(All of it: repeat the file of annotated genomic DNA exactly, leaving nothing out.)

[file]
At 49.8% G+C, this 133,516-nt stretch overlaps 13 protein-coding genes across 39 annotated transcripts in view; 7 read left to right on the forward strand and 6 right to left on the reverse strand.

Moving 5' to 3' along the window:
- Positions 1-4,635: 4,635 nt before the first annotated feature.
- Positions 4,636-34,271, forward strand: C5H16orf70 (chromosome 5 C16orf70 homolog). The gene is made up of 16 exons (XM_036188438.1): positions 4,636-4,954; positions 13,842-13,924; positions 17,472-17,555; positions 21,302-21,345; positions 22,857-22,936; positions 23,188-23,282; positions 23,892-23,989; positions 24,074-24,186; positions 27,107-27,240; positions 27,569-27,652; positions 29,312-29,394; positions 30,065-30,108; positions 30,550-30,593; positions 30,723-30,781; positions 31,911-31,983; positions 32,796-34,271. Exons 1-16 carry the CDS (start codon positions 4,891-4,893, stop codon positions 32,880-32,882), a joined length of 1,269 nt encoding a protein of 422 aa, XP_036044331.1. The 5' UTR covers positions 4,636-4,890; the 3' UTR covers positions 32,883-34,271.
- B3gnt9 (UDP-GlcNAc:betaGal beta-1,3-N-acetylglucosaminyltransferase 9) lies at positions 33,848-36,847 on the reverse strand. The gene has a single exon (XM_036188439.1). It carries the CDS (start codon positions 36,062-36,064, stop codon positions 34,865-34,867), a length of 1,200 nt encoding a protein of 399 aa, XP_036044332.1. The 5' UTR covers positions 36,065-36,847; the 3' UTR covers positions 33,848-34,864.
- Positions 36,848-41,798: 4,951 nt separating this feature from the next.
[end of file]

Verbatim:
At 49.8% G+C, this 133,516-nt stretch overlaps 13 protein-coding genes across 39 annotated transcripts in view; 7 read left to right on the forward strand and 6 right to left on the reverse strand.

Moving 5' to 3' along the window:
- Positions 1-4,635: 4,635 nt before the first annotated feature.
- Positions 4,636-34,271, forward strand: C5H16orf70 (chromosome 5 C16orf70 homolog). The gene is made up of 16 exons (XM_036188438.1): positions 4,636-4,954; positions 13,842-13,924; positions 17,472-17,555; positions 21,302-21,345; positions 22,857-22,936; positions 23,188-23,282; positions 23,892-23,989; positions 24,074-24,186; positions 27,107-27,240; positions 27,569-27,652; positions 29,312-29,394; positions 30,065-30,108; positions 30,550-30,593; positions 30,723-30,781; positions 31,911-31,983; positions 32,796-34,271. Exons 1-16 carry the CDS (start codon positions 4,891-4,893, stop codon positions 32,880-32,882), a joined length of 1,269 nt encoding a protein of 422 aa, XP_036044331.1. The 5' UTR covers positions 4,636-4,890; the 3' UTR covers positions 32,883-34,271.
- B3gnt9 (UDP-GlcNAc:betaGal beta-1,3-N-acetylglucosaminyltransferase 9) lies at positions 33,848-36,847 on the reverse strand. The gene has a single exon (XM_036188439.1). It carries the CDS (start codon positions 36,062-36,064, stop codon positions 34,865-34,867), a length of 1,200 nt encoding a protein of 399 aa, XP_036044332.1. The 5' UTR covers positions 36,065-36,847; the 3' UTR covers positions 33,848-34,864.
- Positions 36,848-41,798: 4,951 nt separating this feature from the next.